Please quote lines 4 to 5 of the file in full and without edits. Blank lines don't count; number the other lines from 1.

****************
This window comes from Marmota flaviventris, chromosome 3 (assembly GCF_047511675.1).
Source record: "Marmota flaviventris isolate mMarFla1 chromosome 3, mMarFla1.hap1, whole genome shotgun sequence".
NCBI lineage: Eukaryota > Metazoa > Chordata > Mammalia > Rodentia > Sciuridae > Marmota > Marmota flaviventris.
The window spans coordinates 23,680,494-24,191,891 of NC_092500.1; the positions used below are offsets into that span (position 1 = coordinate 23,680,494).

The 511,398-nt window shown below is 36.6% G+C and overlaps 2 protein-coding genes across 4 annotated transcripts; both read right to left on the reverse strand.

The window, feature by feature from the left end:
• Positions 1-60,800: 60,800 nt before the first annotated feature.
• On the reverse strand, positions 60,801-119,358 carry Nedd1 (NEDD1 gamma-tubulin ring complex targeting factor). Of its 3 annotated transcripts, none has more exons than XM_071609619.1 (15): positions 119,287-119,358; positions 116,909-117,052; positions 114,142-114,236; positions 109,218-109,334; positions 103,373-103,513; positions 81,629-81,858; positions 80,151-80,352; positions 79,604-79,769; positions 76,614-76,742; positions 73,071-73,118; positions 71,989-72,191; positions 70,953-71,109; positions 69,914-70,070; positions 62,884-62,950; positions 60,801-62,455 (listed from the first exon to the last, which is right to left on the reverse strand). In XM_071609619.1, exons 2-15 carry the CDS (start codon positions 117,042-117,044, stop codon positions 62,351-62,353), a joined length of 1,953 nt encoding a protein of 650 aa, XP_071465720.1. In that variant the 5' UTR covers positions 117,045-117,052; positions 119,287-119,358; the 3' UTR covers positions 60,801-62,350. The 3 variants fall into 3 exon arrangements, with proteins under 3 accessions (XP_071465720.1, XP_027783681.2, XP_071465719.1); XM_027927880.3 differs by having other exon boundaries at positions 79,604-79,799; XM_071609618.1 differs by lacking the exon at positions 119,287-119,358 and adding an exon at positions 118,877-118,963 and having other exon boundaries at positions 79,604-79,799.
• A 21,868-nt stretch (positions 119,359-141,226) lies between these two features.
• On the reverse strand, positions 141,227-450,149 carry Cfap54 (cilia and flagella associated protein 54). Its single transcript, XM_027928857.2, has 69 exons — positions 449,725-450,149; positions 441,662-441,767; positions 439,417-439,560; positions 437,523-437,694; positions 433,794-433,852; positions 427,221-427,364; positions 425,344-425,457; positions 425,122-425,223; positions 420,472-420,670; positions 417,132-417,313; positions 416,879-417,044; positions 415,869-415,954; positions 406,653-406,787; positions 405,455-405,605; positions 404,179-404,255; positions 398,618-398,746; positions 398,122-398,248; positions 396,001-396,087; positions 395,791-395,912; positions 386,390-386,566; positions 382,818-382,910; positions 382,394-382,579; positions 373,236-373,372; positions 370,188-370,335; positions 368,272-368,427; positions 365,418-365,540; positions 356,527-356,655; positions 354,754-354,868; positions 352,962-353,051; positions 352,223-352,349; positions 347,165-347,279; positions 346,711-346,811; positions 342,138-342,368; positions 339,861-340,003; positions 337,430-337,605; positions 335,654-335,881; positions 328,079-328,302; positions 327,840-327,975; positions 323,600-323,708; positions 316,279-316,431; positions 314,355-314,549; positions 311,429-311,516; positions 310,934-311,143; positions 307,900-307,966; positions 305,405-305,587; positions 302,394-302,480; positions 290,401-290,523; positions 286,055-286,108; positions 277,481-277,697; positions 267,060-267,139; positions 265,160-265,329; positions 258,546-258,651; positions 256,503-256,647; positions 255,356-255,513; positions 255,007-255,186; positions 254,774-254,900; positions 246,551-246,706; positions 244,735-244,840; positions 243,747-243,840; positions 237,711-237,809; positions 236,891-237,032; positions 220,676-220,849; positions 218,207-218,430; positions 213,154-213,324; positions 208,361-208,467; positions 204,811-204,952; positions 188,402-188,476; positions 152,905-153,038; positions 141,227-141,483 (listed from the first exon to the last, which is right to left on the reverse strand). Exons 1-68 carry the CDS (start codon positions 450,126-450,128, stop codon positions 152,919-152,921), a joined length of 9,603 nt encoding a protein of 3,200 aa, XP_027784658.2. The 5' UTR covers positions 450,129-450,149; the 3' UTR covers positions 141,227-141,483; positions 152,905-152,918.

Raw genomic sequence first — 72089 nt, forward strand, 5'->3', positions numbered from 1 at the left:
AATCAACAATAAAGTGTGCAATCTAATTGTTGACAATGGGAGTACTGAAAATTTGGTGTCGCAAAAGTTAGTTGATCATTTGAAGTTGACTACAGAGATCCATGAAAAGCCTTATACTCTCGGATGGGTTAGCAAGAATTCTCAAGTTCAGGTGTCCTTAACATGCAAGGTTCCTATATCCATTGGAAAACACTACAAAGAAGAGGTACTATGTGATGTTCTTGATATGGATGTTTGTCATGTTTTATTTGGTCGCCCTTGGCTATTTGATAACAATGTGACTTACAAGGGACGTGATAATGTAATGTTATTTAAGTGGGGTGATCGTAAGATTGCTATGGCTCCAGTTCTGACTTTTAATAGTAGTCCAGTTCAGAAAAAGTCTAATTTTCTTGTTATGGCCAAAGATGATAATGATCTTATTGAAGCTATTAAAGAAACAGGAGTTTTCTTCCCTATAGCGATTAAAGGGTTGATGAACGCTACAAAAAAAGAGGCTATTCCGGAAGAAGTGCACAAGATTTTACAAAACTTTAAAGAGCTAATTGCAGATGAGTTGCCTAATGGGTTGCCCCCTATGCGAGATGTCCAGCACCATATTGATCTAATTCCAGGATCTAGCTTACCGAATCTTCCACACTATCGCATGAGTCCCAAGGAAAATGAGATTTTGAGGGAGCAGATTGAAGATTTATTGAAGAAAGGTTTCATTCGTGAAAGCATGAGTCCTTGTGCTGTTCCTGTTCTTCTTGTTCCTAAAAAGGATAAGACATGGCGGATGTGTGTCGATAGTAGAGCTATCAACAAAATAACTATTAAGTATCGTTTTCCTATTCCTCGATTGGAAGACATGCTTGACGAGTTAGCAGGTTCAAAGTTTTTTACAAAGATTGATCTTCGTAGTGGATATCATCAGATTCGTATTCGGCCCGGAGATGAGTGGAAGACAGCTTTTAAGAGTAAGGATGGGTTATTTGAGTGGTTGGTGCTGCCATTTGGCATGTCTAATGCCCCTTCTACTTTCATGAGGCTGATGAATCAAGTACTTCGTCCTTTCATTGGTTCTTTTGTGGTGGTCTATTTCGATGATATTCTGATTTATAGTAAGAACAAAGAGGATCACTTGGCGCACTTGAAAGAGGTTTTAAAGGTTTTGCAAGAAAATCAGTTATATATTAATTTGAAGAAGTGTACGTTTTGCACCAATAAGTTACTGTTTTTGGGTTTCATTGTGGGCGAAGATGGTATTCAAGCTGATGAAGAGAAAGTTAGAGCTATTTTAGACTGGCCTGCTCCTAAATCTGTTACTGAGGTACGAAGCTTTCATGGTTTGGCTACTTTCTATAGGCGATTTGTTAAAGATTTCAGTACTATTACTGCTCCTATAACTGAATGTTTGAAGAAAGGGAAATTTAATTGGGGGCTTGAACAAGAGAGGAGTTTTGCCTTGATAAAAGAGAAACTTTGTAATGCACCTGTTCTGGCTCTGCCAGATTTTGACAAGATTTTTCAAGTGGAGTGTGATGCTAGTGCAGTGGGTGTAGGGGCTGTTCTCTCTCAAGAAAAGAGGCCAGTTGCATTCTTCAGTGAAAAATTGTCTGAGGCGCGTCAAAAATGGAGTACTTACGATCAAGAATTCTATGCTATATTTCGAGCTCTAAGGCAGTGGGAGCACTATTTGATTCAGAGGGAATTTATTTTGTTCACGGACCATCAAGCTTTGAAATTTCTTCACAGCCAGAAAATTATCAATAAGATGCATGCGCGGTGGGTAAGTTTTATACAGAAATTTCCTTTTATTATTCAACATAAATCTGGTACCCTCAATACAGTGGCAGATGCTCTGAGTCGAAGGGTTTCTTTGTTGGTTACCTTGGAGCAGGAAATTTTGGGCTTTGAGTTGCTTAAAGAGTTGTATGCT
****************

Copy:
The window spans coordinates 23,680,494-24,191,891 of NC_092500.1; the positions used below are offsets into that span (position 1 = coordinate 23,680,494).

The 511,398-nt window shown below is 36.6% G+C and overlaps 2 protein-coding genes across 4 annotated transcripts; both read right to left on the reverse strand.